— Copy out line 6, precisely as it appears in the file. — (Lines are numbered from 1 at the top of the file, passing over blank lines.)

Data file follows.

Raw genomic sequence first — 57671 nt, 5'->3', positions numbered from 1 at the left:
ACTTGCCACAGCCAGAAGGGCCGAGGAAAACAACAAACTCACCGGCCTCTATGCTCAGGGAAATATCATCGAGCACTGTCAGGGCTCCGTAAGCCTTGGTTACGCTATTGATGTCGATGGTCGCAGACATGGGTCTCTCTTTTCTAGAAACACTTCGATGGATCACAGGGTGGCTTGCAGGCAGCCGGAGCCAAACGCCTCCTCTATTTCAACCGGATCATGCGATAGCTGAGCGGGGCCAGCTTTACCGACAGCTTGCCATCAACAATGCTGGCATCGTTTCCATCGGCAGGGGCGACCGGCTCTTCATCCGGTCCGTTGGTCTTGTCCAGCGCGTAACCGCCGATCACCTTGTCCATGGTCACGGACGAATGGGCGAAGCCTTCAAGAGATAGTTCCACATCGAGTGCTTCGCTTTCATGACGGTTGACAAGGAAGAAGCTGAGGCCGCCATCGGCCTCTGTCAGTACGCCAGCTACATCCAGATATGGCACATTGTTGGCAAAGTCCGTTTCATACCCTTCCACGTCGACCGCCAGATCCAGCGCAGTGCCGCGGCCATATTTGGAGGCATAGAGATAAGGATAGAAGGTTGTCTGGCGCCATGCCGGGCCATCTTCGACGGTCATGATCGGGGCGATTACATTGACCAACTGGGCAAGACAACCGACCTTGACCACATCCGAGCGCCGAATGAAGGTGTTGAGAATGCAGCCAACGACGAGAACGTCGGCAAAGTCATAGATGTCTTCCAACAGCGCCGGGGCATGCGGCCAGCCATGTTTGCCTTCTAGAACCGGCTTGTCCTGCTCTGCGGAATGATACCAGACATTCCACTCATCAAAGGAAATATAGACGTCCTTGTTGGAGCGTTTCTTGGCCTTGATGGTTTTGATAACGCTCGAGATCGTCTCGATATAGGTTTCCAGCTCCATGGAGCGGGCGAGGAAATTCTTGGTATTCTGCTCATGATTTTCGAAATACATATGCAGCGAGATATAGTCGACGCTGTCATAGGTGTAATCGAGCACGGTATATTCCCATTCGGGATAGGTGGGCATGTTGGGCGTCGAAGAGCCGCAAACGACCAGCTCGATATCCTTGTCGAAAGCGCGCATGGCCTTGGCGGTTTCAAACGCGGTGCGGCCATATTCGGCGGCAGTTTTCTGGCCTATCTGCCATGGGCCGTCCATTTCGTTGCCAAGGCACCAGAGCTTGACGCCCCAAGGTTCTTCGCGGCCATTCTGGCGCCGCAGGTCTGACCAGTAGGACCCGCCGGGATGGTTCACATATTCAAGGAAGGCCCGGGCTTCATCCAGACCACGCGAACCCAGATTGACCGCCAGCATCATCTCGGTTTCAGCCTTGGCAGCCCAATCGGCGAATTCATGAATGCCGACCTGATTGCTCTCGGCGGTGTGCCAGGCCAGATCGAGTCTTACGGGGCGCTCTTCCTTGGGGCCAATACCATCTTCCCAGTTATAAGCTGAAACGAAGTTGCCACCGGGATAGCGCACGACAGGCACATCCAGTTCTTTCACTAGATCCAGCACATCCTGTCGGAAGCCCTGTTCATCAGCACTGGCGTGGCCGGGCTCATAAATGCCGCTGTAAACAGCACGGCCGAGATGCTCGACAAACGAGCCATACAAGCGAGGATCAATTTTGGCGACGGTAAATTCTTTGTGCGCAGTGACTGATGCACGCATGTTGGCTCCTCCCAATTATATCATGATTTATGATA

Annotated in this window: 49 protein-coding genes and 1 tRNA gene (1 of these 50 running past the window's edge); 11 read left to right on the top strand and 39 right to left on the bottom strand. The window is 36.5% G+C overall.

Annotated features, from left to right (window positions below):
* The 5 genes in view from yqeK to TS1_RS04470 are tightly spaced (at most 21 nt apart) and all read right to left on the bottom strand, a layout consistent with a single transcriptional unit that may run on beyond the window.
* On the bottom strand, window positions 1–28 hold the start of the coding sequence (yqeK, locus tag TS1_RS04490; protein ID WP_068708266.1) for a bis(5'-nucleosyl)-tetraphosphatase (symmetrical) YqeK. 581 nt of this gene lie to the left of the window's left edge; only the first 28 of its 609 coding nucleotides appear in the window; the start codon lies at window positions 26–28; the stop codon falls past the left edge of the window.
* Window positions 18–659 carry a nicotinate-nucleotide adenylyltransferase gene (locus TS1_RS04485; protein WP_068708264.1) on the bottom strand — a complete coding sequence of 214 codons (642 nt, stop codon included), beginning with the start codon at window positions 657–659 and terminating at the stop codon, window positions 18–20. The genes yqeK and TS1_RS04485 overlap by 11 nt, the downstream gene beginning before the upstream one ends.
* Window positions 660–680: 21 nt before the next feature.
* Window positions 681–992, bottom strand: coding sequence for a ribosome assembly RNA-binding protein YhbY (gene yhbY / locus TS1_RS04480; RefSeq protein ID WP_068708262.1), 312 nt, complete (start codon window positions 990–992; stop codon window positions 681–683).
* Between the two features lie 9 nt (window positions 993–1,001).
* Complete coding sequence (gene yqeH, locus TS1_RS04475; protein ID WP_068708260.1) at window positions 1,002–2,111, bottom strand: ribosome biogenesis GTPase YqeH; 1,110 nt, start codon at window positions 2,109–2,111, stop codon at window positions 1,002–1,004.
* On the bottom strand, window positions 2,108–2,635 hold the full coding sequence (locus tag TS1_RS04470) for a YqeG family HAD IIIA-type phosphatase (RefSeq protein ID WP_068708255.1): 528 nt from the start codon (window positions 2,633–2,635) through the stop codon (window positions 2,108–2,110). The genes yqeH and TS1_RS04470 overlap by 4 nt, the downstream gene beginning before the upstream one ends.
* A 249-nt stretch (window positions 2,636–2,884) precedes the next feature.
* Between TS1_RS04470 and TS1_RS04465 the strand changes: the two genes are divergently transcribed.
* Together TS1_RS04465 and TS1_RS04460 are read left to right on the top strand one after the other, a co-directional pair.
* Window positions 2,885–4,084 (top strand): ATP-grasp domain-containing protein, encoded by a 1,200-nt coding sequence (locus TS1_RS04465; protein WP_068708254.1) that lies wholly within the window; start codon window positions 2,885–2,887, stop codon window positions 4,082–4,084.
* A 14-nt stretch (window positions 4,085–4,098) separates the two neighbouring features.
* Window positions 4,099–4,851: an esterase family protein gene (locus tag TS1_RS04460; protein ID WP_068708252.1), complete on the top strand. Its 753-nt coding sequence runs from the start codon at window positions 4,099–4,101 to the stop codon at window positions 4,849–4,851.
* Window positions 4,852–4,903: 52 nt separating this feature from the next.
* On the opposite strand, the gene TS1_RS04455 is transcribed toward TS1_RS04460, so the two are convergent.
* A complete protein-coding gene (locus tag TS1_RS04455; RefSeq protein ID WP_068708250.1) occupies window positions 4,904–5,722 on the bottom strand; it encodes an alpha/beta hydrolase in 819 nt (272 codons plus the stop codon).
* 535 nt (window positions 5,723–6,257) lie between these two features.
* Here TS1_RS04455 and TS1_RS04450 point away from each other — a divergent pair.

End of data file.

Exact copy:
* On the bottom strand, window positions 1–28 hold the start of the coding sequence (yqeK, locus tag TS1_RS04490; protein ID WP_068708266.1) for a bis(5'-nucleosyl)-tetraphosphatase (symmetrical) YqeK. 581 nt of this gene lie to the left of the window's left edge; only the first 28 of its 609 coding nucleotides appear in the window; the start codon lies at window positions 26–28; the stop codon falls past the left edge of the window.